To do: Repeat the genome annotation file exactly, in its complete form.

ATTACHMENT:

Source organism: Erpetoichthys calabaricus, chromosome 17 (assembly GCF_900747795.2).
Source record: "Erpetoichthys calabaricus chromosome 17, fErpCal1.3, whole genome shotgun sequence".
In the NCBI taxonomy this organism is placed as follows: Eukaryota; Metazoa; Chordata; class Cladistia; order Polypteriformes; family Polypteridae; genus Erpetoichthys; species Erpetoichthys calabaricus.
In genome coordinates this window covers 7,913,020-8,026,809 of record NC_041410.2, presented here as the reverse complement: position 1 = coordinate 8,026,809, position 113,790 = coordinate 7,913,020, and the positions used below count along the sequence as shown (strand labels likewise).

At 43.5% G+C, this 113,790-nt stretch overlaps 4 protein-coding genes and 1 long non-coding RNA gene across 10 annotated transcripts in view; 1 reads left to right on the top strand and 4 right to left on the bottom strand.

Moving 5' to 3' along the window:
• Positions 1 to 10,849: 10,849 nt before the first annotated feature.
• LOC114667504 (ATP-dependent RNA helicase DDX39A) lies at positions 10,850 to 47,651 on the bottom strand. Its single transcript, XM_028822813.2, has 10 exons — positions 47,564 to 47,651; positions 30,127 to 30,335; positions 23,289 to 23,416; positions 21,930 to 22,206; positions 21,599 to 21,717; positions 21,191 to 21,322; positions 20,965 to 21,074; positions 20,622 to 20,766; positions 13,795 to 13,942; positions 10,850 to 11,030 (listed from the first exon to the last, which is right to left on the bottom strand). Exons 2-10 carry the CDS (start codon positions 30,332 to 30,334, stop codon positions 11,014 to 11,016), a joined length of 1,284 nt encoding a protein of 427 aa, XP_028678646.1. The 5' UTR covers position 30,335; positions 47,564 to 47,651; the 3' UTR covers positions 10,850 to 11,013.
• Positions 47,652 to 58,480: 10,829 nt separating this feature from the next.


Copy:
Source organism: Erpetoichthys calabaricus, chromosome 17 (assembly GCF_900747795.2).
Source record: "Erpetoichthys calabaricus chromosome 17, fErpCal1.3, whole genome shotgun sequence".
In the NCBI taxonomy this organism is placed as follows: Eukaryota; Metazoa; Chordata; class Cladistia; order Polypteriformes; family Polypteridae; genus Erpetoichthys; species Erpetoichthys calabaricus.
In genome coordinates this window covers 7,913,020-8,026,809 of record NC_041410.2, presented here as the reverse complement: position 1 = coordinate 8,026,809, position 113,790 = coordinate 7,913,020, and the positions used below count along the sequence as shown (strand labels likewise).

At 43.5% G+C, this 113,790-nt stretch overlaps 4 protein-coding genes and 1 long non-coding RNA gene across 10 annotated transcripts in view; 1 reads left to right on the top strand and 4 right to left on the bottom strand.

Moving 5' to 3' along the window:
• Positions 1 to 10,849: 10,849 nt before the first annotated feature.
• LOC114667504 (ATP-dependent RNA helicase DDX39A) lies at positions 10,850 to 47,651 on the bottom strand. Its single transcript, XM_028822813.2, has 10 exons — positions 47,564 to 47,651; positions 30,127 to 30,335; positions 23,289 to 23,416; positions 21,930 to 22,206; positions 21,599 to 21,717; positions 21,191 to 21,322; positions 20,965 to 21,074; positions 20,622 to 20,766; positions 13,795 to 13,942; positions 10,850 to 11,030 (listed from the first exon to the last, which is right to left on the bottom strand). Exons 2-10 carry the CDS (start codon positions 30,332 to 30,334, stop codon positions 11,014 to 11,016), a joined length of 1,284 nt encoding a protein of 427 aa, XP_028678646.1. The 5' UTR covers position 30,335; positions 47,564 to 47,651; the 3' UTR covers positions 10,850 to 11,013.
• Positions 47,652 to 58,480: 10,829 nt separating this feature from the next.